Hi Susan. I just joined this “group”, and saw your post from a couple weeks ago.
When my adhesive begins to fail, I let it go until there’s about 1/4" of loose Sensor pad. (For me, it’s nearly always along the top edge.) Before that point, there really isn’t enough surface area to glue down with success; and after that point, you’ve let the pad get so loose that the Sensor wire is already moving inside your skin-- and that makes it die quickly.
Mastisol (from Ferndale labs) is the best fix I’ve found. It’s a very old product, which was in use for hospital IVs long before insulin pumps were even invented. If you buy it, though, you should also pay some “adhesive remover” pads: there’s a liquid remover, which probably works very well, but I like Smith and Nephew’s “Remove” pads for cleaning up the left-behind mastisol gook when I finally remove the Sensor. (You DO NOT want to try scrubbing off Mastisol with mere soap, it won’t come, you’ll have to basically strip that layer of skin off with scouring powder.)
The important secret about using Mastisol is this: You MUST let it dry, completely, on both surfaces BEFORE you stick them together! If you push the Sensor pad back down on your skin before both surfaces are dry, it WON’T hold. Wait at least 40-60 seconds (I wait an entire minute), and be sure that you have bent the pad away from your skin so that it doesn’t touch by accident before it’s dry.
Buy the bottle with the dribbling top, NOT the spray. (For repairing an already-inserted Sensor pad, you need control-- not a spray which goes all over everything.) You don’t have to do any cleanup of failed Dexcom adhesive, you just paint right over it. Drip a couple of drops at a time onto one end of a q-tip, paint the adhesive onto your skin. (Usually takes just two drops for skin, two more drops for the loose part of Dexcom adhesive pad, two more drops for the re-coating.). After the skin, get another drop or two from the bottle, and be sure to bend the failing Sensor pad AWAY from the skin at ninety degrees-- they must not touch until you’re ready to stick them together. Paint the pad.
If you only expect 2-3 more days from the Sensor, you can start waiting right there. But if you want to hold longer (up to 10 additional days), let it dry about 10 seconds more: Then get another two drops from the bottle and re-paint (especially the sensor pad, where the fiber tends to absorb some of the first coat).
Now comes the critical waiting. Do not press them together for a full minute! Then, use a different, CLEAN q-tip and roll the painted pad down onto the skin, with good pressure, starting from the “bend” where it was still attached and working your way out to the edge. Do not use for fingers for the “pressing down” job, because you might be getting sticky mastisol all over your fingers. (Yes, mastisol is really great at sticking fingers together!) Throw this q-tip away too, and you’re all done. The hold is instantaneous.
I’ve been doing this for 2-1/2 years, and my 2-oz. bottle is not even 1/5 used yet. (One bottle will last practically forever). I’ve hardly ever needed to re-attach the same part of pad twice, but if you ever do need to do this, remember: DO NOT use an “adhesive remover” to clean off the nasty blackened sludge left behind by the first use of mastisol-- mastisol dissolves old mastisol very well, you only need to waste one extra q-tip to scrub up the gunk. (First q-tip with 2 drops gets dirty with cleaned off gunk, throw it away and continue with another fresh q-tip). If you use an adhesive remover pad or liquid, even mastisol won’t work there for many hours-- and the whole rest of the Dexcom Sensor pad will probably fail too, with the entire Sensor falling off into your hands.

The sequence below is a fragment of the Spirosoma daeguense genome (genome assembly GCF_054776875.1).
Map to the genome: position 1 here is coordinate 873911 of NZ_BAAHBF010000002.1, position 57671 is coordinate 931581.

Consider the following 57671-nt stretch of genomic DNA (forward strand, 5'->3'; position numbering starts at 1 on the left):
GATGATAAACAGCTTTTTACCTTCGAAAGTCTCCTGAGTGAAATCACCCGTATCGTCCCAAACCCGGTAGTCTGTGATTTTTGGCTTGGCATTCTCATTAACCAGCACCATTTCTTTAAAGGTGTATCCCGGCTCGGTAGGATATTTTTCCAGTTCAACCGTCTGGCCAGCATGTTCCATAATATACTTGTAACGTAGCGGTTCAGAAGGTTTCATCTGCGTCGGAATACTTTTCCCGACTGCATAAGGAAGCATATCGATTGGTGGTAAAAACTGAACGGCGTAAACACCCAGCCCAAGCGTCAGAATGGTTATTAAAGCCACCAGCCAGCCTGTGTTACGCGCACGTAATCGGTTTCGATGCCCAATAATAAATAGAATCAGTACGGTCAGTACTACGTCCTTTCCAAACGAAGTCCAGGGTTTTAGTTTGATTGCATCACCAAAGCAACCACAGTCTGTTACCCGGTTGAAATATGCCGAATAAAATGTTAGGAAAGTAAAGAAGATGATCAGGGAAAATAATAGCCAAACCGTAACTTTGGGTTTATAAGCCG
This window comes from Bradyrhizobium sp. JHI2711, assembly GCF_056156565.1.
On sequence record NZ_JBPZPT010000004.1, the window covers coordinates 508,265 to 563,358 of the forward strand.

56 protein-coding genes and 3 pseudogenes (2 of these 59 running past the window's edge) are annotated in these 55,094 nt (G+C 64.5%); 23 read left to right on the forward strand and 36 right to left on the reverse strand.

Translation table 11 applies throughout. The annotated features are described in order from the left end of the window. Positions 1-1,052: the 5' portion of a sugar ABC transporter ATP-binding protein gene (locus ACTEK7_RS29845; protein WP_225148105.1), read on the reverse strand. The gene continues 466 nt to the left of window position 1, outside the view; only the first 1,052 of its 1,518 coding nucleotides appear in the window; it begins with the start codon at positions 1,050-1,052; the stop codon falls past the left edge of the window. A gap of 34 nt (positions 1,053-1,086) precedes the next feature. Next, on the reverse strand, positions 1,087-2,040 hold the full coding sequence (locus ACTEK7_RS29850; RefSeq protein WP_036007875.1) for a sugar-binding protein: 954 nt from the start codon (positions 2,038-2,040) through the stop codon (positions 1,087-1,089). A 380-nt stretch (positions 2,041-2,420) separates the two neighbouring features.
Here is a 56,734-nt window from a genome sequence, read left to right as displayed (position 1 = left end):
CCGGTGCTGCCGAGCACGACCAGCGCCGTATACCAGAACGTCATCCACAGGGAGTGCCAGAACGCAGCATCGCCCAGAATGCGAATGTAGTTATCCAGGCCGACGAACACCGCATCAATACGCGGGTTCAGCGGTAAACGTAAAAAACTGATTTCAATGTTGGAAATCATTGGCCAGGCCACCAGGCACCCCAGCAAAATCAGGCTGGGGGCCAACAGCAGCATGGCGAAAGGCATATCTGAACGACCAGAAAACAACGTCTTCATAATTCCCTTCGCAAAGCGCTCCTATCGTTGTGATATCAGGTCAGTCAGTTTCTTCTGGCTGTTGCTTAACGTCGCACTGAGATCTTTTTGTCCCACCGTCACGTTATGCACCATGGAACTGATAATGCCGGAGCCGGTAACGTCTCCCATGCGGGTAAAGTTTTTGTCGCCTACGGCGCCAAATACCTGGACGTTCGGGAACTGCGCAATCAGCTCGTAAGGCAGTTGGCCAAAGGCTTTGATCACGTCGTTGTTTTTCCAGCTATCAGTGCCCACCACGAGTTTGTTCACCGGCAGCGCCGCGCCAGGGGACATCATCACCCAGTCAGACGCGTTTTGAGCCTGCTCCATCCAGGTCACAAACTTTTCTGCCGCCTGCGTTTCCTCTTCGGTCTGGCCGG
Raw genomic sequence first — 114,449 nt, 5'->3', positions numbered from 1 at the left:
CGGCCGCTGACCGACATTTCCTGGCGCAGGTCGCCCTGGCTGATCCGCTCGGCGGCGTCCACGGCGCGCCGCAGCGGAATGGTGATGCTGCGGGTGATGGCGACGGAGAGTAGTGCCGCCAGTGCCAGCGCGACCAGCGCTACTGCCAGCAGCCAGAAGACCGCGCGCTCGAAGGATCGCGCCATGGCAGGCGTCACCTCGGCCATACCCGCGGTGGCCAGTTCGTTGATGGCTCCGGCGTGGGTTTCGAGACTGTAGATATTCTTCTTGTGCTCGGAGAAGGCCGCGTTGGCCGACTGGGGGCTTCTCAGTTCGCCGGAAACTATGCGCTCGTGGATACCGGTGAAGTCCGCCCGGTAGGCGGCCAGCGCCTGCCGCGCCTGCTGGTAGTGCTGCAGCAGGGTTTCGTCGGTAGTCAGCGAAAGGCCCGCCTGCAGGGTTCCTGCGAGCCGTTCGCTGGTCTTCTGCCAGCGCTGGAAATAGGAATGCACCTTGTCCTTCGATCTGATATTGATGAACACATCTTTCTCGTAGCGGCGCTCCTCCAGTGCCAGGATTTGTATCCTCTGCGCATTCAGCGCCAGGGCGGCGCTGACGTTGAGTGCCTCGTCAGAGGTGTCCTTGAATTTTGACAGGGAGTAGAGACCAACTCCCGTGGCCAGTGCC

(Fortunately, I learned THAT lesson on one of the old $35 STS Sensors, not one of the current $60 ones.)
When you finally remove the Sensor completely, THEN use an adhesive removal pad to tkae off the mastisol sludge. Smith and Nephew “remove” pads are perfect for this.
On a slightly related note: Before you put a Dexcom Sensor down, I think that you should scrub the target area quite hard with a soapy washcloth (until the skin actually goes a bit red). Removing all of the loose derma stuff before putting down the alcohol wipe really helps Sensor adhesion, at least for me personally. It’s also extremely helpful from a disinfectant point of view-- the effectiveness of HARD soap scrubbing followed by a clean washcloth rinse, air dry, followed by 70% IPA twice (and completely air-dried both times) is comparable to PVP-I (the red stuff they use in hospitals for major surgery.) If you don’t use expensive little alcohol pads, and work from plastic bottled stuff as I do, 90% IPA is even better.
I don’t use any “prep” pad under my Dexcom Sensors anymore, I just don’t need them. But before I was scrubbing hard enough, and before I tried mastisol, I found that both of the S&N “prep” products helped a bit, and didn’t have any effect on Dexcom performance. But “I.V. Prep” didn’t help pad adhesion anywhere near as much as “Skin-Prep”-- if you want to try one, that’s the one to get. Again, you don’t have to pain around the wire location; you can just do the entire area, shoot the Dexcom wire right through the thin layer of skin-wipe, and it performs just as well as it would shot through totally bare skin.
That’s NOT true with Minimed or Abbott – don’t dare shoot those Sensors into skin-prep, you’ll ruin them. Users of those devices need to leave a little “donut-hole” at the area which the wire goes through.